Bratislava, June 23 (TASR) – The pressure from citizens for changes in the European Union is so strong that no one dares to ignore their voice, head of the European Parliament Office in Slovakia Robert Sermek has said in connection with incorporation of proposals that came out of the Conference on the Future of Europe (CoFoE).
“The European Parliament will definitely do its utmost to translate the recommendations, suggestions and will of citizens into a better and more efficient functioning of the European Union,” Sermek stated in an interview for TASR TV, adding that “other European institutions and member states know they must do something to improve the EU in some way”. According to him, the EP will support the adopted recommendations published in the CoFoE final report.
Following a year of direct talks with citizens, the conference ended on May 9, 2022. The presidents of the European Parliament, the European Commission and the European Council received a final report from CoFoE participants containing 49 wider proposals and 326 individual measures. In this context, Sermek stated that works on some of the proposed changes started already before the CoFoE.
“When you read those recommendations in detail, a lot of things are already happening. They are taking place within the adoption of various policies that are being approved by the Union, only people did not know about it and, therefore, put it in their recommendations. So it cannot be said now that everything needs to be done anew. Many issues concerning education, climate change or health are already being implemented in some way, but people have not been well informed about it,” admitted Sermek.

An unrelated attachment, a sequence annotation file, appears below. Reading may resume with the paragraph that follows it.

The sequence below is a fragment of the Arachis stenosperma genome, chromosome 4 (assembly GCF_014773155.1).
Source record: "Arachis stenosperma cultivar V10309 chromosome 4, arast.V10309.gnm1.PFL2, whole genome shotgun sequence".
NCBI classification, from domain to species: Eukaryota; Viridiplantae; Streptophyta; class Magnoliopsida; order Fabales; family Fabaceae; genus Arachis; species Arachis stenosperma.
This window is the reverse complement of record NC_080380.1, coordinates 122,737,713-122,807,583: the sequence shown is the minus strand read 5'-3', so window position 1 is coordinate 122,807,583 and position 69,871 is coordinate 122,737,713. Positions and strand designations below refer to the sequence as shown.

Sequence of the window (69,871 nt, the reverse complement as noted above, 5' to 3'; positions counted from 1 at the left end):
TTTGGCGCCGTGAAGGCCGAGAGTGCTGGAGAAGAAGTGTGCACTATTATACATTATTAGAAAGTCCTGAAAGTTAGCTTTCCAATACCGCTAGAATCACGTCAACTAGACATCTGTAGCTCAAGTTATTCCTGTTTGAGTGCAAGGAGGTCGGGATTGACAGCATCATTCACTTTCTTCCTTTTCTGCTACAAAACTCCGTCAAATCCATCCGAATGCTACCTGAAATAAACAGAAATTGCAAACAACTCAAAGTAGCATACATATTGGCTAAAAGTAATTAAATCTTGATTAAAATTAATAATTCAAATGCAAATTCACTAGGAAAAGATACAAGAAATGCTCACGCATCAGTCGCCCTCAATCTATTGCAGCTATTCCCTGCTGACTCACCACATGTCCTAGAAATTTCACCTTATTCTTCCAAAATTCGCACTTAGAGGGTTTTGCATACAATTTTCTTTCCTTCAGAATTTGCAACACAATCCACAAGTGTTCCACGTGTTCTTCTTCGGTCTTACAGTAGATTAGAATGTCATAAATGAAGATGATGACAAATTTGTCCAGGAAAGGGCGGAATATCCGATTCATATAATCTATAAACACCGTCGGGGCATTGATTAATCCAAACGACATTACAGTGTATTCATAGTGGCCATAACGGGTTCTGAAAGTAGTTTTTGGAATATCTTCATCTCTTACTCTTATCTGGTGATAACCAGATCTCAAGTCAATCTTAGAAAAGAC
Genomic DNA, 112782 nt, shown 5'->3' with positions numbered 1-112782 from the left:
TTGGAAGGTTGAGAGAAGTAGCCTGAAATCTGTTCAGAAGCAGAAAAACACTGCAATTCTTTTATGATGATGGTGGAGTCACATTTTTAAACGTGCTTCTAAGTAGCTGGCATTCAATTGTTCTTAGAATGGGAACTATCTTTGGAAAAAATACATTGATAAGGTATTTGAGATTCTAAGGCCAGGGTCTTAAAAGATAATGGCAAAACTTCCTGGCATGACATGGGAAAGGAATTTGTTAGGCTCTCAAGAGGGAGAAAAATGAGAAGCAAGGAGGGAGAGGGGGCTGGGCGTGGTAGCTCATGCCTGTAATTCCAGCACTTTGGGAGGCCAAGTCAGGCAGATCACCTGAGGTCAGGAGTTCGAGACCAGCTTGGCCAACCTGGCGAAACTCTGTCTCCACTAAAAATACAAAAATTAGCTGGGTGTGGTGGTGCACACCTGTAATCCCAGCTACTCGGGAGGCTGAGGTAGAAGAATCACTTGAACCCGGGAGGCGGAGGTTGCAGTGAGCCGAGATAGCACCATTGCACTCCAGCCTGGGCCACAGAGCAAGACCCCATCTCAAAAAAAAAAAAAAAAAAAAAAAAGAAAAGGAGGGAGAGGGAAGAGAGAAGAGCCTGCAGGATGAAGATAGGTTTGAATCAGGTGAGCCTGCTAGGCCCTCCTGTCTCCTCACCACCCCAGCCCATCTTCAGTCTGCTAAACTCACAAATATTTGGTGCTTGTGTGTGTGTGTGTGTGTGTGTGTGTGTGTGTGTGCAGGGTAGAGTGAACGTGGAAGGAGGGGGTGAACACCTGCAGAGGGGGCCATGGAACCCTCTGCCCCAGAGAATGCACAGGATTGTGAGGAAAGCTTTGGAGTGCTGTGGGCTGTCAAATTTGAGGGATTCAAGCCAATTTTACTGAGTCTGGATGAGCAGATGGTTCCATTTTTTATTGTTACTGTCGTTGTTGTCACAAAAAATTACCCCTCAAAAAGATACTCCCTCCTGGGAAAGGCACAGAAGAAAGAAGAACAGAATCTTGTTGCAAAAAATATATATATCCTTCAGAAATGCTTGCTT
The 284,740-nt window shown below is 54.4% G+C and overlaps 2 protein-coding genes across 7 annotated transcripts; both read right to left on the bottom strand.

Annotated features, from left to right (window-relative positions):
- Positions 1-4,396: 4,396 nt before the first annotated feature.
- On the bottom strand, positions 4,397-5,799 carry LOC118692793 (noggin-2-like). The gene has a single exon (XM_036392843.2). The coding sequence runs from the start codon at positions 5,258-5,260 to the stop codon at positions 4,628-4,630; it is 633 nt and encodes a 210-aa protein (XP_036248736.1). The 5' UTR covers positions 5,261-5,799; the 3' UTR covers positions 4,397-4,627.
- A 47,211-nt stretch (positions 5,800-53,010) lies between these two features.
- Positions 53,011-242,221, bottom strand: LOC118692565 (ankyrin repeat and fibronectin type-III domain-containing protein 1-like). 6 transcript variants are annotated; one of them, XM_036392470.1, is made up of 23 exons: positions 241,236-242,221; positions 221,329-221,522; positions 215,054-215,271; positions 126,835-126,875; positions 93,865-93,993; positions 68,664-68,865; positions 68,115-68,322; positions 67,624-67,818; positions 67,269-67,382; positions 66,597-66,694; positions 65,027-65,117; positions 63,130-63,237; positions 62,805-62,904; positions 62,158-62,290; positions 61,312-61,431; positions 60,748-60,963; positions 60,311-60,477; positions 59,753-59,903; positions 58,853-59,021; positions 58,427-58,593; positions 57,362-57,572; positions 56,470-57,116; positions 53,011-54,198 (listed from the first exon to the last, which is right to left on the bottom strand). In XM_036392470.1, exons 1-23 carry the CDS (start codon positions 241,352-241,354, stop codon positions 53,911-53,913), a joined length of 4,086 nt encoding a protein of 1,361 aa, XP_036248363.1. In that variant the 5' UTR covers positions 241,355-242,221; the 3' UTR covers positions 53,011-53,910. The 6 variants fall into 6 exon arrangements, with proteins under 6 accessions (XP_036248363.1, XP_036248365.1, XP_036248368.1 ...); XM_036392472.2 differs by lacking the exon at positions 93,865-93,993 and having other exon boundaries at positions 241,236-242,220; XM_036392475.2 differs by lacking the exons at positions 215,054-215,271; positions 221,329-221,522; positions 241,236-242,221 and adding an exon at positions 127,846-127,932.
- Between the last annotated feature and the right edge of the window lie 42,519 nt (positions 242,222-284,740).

There is a consensus in the EU that citizens’ proposals that do not require revisions to the Union’s founding treaties should be dealt with first. The possible revising of key EU documents would be a lengthy and demanding process. However, it could bring positives as well, stated Sermek.
“If this was to lead to a better functioning of the European Union, to its greater efficiency and ability to act, it would definitely be meaningful for Slovakia, as well as for other member states. At the same time, however, he noted that he is not in a position to assess whether Slovakia would accept, for example, the abolition of unanimity in the Council’s votes on issues that member states view as sensitive.
“There’s, for example, the unanimous vote in the area of taxation and I remember the statements by Slovak representatives, who have always been against the scrapping of this right of veto in the area of taxation. As we are talking today chiefly about sanctions (against Russia). It is a political issue that lets the EU adopt sanctions by a majority so that (for example) Hungary cannot block everything,” stressed Sermek. If the Council votes on matters which member states view as sensitive, it should act unanimously. This applies to matters of the common foreign and security policy, the issue of EU membership or issues related to EU funding.